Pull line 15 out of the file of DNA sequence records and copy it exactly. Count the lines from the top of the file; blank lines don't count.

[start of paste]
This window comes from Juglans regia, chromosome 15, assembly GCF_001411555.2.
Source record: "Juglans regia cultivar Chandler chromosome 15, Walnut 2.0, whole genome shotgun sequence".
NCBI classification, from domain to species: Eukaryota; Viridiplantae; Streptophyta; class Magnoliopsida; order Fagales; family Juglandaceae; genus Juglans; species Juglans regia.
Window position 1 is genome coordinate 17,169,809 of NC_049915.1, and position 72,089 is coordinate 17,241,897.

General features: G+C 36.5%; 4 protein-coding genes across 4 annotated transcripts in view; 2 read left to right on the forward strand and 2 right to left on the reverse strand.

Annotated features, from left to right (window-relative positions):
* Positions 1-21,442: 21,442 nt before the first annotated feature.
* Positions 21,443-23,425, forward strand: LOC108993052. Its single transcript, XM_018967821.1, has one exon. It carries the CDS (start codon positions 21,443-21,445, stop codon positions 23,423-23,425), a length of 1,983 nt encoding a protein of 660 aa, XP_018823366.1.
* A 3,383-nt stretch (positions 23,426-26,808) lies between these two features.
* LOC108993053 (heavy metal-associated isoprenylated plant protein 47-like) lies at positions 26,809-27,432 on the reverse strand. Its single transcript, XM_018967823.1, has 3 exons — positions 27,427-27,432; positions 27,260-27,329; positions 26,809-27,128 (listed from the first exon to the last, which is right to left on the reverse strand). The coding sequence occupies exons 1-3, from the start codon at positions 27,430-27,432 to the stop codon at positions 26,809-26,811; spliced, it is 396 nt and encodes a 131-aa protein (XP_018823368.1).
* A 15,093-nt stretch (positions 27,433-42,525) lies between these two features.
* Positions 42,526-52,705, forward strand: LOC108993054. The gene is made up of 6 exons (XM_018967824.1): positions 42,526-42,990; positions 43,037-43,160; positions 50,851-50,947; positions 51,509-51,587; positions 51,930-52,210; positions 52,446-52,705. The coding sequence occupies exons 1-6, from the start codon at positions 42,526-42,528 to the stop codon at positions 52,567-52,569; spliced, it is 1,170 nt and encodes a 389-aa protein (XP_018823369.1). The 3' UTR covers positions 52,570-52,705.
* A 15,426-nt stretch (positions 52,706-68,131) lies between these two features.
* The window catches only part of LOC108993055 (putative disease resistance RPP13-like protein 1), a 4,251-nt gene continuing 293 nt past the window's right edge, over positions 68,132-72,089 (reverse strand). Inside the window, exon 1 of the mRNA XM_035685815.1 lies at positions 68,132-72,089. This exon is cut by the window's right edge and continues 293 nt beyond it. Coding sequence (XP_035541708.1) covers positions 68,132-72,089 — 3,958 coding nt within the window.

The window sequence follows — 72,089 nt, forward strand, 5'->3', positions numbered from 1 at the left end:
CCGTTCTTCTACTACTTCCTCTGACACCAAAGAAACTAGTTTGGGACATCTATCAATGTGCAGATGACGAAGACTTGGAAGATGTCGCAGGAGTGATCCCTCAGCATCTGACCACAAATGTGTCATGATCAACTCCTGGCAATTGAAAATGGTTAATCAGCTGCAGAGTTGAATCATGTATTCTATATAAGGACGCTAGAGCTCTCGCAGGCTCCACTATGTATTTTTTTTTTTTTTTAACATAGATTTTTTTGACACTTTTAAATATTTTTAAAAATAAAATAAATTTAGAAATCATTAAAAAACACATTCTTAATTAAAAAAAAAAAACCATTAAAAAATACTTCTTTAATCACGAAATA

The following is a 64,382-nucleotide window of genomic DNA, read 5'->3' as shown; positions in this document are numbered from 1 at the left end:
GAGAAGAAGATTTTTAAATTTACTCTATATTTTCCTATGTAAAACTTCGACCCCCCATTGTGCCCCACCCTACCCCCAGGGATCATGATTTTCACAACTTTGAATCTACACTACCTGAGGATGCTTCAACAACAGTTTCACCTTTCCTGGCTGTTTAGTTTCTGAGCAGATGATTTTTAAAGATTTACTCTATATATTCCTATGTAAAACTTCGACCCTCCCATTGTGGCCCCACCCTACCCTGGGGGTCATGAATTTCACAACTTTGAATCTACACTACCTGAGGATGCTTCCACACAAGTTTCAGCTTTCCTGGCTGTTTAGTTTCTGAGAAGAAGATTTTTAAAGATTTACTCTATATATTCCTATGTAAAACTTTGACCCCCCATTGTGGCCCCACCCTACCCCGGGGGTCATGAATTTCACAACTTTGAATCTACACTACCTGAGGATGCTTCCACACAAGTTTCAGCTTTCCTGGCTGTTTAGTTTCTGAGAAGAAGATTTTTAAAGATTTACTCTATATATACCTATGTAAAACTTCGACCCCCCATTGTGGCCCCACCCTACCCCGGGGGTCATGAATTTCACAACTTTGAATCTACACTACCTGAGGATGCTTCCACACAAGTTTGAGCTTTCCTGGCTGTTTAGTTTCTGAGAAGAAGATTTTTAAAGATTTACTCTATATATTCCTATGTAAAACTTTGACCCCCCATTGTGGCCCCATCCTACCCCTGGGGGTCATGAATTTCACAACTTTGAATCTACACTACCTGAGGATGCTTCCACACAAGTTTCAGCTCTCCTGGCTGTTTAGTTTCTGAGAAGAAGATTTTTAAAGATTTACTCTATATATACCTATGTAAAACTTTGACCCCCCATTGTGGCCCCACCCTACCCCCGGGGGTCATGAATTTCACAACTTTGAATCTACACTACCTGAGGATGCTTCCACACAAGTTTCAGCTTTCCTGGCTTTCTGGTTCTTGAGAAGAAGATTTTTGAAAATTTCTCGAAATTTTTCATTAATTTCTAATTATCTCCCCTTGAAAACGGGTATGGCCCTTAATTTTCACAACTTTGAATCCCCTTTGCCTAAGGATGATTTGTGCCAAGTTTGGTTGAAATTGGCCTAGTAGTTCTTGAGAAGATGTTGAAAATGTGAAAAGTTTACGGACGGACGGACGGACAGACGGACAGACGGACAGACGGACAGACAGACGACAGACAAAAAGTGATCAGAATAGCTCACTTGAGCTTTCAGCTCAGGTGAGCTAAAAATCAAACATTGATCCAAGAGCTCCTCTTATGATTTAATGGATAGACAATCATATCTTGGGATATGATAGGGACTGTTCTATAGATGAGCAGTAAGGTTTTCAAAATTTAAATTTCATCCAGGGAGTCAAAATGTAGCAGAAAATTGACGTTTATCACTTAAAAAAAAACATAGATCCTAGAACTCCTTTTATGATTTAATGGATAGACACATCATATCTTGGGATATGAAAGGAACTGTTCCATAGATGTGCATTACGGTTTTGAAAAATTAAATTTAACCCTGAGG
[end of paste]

The window sequence follows — 72,089 nt, forward strand, 5'->3', positions numbered from 1 at the left end: